My interests: Project, program, and data management; market research, digital strategy, and program planning; change management; technology adoption; books, movies, & photography. Currently I’m focusing on big data project planning & management.
My contact information is here. A complete index to this web site’s technology related articles is here or use the search engine located here. This site also includes occasional book and movie reviews.
While I expect that the term “big data,” like the term “web 2.0,” will be with us for a long time, it use may very well decline as different organizations move ahead by incorporating improved analytics into both operations and their decisionmaking — regardless of what they call it.
Given the wide variations that currently exist in most organizations in understanding the ins and outs of managing current data governance and analytics practices, it’s not surprising that bringing in potentially “disruptive” technologies will be even more of a challenge.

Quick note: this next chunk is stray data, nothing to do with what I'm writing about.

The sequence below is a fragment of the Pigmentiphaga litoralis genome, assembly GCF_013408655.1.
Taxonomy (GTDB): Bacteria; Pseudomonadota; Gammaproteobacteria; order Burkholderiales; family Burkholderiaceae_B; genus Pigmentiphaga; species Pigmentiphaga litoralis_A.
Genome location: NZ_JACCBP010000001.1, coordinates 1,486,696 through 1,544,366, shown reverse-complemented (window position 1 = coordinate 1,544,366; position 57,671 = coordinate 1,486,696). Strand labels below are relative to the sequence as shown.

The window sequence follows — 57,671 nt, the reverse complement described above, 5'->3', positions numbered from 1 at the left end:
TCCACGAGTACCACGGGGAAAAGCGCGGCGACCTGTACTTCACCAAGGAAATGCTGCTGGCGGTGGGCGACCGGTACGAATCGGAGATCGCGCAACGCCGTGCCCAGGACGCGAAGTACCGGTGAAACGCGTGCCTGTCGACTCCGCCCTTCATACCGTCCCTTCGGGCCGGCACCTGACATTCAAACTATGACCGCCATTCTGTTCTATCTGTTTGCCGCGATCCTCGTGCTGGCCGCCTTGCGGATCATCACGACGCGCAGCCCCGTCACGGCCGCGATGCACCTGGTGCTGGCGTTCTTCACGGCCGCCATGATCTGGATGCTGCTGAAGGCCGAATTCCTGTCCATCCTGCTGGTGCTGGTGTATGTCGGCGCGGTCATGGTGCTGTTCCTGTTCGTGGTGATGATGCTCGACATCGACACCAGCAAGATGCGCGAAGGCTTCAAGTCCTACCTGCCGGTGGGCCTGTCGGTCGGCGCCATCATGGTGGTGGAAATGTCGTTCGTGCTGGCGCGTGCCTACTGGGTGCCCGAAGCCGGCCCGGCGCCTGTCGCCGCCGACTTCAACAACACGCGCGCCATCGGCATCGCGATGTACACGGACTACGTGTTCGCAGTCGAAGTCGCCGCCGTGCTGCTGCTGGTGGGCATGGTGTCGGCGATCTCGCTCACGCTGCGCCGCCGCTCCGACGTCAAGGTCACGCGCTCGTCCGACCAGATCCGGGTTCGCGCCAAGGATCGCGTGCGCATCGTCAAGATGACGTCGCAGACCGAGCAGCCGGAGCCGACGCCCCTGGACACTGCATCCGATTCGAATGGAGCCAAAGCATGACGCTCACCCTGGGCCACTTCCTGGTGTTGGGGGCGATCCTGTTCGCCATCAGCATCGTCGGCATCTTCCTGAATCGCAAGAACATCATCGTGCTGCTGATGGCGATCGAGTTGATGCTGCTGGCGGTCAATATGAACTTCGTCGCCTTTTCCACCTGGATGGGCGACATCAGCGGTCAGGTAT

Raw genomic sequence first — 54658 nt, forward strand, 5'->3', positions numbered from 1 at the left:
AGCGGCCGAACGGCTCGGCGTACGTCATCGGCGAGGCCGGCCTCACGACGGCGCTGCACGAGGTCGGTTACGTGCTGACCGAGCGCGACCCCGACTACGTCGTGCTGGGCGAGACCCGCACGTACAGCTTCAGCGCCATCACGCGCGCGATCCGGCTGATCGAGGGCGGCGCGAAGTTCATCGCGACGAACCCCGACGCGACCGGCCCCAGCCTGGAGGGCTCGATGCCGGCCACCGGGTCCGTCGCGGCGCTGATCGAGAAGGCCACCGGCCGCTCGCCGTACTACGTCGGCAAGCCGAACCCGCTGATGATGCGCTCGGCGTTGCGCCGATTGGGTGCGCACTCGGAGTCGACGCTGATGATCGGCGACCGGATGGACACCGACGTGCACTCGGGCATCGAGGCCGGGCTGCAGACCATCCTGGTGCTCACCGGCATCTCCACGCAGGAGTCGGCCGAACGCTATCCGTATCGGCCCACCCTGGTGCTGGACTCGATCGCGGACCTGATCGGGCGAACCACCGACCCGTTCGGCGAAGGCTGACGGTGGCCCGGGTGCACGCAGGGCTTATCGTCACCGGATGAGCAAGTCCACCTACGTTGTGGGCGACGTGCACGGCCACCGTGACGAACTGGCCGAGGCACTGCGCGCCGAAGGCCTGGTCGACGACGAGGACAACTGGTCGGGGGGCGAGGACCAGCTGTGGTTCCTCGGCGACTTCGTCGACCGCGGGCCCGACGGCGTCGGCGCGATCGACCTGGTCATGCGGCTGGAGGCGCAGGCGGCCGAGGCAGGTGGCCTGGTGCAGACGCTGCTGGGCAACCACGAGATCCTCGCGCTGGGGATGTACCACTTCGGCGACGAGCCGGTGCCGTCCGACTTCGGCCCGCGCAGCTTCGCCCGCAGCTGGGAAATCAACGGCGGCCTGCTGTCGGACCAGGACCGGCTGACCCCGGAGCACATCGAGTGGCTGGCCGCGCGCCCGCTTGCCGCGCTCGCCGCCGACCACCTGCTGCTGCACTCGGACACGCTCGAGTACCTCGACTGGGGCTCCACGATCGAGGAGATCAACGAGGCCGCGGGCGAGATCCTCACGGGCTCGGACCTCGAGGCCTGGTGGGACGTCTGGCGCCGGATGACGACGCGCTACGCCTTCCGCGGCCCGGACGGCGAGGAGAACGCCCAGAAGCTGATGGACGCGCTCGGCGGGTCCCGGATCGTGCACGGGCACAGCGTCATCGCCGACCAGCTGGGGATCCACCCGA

To appreciate some of the implications of the recent proposal by the International Committee of Medical Journal Editors (ICMJE) to make consideration of journal article acceptance contingent upon the author’s agreement to share de-identified clinical trial data with other researchers, as reported by NPR, some context is appropriate.
A good place to start will be to get a good handle on the costs and benefits of introducing new big data related initiatives into the organization; the more realistic these costs and benefits, are the better.
There’s a lot more to collaboration than just providing a technology platform.
One of the benefits of focusing on behavioral outcomes as a way of assessing the effectiveness or usefulness of improved data analytics is that behavioral outcomes are potentially measurable.
I began researching “big data project management” when I started seeing publications and online discussions concerning big data project “failures” being attributed to the classic reasons for project failure such as scope creep, poor stakeholder engagement, and inadequately understood requirements.